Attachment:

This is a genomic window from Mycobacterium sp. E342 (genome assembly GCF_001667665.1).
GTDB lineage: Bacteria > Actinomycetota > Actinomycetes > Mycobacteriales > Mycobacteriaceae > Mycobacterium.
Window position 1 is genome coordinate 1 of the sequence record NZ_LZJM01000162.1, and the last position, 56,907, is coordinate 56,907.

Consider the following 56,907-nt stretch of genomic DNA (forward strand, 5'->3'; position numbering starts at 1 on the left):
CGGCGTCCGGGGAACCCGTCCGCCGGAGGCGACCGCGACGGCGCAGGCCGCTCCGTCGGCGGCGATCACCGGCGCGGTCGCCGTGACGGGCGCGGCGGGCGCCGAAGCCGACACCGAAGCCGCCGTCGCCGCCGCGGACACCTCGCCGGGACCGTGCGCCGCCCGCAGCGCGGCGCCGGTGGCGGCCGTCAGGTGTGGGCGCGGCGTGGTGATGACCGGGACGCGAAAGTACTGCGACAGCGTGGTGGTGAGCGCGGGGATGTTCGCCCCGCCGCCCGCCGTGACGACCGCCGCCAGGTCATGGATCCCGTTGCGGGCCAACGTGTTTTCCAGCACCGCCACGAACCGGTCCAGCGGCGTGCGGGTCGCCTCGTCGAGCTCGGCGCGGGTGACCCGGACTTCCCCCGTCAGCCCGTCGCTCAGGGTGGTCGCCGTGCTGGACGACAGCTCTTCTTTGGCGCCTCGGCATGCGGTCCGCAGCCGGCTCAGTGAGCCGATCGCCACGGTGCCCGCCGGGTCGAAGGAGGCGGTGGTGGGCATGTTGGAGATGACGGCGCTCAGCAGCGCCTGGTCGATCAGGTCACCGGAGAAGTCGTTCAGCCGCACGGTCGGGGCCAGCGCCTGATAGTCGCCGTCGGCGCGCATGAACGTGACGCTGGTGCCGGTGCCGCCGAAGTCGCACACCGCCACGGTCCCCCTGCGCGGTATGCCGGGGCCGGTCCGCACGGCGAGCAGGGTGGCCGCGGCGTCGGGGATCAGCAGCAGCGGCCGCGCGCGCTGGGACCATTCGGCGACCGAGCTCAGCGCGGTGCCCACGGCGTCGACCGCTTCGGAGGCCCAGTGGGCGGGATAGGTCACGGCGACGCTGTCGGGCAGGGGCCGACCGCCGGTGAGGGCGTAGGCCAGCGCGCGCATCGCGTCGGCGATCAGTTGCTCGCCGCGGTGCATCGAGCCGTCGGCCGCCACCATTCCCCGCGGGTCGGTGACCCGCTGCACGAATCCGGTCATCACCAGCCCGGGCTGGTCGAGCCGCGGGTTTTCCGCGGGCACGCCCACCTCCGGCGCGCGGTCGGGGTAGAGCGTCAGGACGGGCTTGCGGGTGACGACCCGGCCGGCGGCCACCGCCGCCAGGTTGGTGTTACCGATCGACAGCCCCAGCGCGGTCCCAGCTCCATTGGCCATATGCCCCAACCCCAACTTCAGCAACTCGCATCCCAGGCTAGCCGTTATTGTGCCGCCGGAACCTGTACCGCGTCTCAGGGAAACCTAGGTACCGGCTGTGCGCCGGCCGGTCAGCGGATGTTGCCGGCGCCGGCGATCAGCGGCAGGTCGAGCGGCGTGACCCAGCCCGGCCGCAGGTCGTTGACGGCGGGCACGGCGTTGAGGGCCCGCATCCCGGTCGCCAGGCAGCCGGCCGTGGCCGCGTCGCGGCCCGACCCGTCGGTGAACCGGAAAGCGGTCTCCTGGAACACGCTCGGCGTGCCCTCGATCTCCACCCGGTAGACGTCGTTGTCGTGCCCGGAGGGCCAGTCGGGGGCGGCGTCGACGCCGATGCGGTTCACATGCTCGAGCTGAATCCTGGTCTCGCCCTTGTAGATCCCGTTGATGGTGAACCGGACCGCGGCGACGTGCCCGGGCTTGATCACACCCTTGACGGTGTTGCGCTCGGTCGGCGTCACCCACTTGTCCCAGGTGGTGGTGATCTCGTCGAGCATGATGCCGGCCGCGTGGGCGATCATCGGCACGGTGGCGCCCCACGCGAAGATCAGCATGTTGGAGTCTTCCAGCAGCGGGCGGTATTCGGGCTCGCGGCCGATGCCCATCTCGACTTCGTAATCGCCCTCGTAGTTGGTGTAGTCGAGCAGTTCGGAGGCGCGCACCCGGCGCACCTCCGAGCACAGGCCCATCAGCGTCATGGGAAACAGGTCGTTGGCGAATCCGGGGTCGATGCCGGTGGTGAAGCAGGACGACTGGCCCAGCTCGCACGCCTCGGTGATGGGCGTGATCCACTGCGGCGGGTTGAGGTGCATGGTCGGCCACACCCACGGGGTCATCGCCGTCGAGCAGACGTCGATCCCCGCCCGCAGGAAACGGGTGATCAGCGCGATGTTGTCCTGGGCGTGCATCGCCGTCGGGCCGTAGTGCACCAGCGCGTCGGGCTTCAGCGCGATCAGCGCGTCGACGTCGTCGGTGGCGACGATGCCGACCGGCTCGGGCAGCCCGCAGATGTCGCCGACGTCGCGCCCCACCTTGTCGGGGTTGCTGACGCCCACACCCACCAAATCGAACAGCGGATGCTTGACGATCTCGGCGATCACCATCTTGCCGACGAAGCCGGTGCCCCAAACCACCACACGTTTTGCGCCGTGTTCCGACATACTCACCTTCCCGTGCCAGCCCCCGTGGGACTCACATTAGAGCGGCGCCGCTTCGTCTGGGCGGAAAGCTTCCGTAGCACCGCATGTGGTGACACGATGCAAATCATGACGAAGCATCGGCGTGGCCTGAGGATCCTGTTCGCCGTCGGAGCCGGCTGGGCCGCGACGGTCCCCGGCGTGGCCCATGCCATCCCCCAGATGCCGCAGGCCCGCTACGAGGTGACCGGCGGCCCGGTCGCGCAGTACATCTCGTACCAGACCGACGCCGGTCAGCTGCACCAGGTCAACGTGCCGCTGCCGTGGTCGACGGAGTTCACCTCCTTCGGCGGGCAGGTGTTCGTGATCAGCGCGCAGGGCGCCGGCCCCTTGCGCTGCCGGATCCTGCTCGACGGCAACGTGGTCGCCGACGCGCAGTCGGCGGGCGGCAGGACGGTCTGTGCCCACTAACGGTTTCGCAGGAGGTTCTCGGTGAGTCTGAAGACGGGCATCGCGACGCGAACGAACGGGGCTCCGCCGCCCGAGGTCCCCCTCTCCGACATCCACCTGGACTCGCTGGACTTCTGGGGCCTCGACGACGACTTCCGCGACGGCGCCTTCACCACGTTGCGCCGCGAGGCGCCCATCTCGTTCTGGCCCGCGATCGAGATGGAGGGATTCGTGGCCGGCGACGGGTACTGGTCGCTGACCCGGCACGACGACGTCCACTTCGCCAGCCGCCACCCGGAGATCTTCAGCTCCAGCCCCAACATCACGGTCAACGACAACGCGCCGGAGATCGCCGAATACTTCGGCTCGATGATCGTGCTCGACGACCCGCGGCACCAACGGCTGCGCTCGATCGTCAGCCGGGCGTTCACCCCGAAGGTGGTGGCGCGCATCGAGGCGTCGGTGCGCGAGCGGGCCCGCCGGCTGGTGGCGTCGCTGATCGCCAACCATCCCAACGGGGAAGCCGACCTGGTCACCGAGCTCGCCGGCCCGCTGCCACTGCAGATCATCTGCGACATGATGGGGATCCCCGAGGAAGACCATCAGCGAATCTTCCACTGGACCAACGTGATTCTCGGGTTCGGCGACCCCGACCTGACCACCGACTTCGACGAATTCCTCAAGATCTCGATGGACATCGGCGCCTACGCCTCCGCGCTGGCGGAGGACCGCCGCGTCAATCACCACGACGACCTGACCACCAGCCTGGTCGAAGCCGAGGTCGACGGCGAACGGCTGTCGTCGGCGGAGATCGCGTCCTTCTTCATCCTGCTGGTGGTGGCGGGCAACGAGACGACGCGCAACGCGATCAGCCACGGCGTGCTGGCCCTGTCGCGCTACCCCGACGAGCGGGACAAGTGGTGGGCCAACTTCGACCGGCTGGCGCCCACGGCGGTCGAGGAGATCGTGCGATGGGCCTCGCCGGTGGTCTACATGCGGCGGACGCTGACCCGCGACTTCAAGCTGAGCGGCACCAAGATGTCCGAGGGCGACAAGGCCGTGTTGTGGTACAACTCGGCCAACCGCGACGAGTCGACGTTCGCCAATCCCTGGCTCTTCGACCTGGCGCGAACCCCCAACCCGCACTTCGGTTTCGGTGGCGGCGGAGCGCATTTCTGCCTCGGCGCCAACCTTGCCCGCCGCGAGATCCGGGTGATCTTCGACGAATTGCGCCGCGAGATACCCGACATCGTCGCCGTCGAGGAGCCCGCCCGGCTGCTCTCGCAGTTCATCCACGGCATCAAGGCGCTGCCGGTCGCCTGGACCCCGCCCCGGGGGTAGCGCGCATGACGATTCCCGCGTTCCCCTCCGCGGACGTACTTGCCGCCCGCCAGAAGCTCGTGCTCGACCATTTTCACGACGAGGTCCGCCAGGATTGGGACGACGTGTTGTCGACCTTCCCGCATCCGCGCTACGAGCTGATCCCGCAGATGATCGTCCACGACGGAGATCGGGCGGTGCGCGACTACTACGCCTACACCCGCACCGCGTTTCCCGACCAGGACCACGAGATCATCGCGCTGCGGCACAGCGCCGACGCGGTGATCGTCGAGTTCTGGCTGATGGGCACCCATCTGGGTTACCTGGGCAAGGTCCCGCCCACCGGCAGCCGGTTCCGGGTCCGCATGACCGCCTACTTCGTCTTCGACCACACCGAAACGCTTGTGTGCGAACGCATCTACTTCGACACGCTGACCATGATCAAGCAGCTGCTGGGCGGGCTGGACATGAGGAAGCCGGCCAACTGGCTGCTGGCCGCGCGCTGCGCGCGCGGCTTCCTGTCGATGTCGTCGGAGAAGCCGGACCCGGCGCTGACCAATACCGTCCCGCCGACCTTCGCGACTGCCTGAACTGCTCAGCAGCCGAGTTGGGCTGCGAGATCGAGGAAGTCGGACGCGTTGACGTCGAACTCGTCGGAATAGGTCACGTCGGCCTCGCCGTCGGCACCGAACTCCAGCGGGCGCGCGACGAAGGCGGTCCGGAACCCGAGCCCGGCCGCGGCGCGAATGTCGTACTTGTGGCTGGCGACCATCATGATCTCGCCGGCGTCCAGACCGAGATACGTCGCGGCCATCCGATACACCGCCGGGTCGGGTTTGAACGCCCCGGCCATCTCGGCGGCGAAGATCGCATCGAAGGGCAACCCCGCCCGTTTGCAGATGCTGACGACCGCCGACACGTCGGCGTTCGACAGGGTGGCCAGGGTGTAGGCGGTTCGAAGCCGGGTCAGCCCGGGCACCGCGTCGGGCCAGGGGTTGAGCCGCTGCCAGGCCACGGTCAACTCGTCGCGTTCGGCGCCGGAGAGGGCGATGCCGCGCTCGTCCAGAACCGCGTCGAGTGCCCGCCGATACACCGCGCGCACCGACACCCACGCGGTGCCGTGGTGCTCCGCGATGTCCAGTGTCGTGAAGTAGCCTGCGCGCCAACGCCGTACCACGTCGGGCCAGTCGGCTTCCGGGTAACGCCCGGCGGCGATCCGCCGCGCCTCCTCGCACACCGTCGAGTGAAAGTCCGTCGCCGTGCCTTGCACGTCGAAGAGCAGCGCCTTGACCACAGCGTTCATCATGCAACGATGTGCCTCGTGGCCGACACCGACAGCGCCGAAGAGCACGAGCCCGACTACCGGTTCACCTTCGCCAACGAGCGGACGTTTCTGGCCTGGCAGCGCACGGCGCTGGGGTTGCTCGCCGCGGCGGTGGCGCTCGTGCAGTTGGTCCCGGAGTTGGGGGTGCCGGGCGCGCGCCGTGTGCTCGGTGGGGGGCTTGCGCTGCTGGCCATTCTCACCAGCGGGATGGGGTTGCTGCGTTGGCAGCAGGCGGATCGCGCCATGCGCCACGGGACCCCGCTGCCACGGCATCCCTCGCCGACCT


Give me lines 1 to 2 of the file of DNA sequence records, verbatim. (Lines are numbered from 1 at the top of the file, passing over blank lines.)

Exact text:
This is a genomic window from Mycobacterium sp. E342 (genome assembly GCF_001667665.1).
GTDB lineage: Bacteria > Actinomycetota > Actinomycetes > Mycobacteriales > Mycobacteriaceae > Mycobacterium.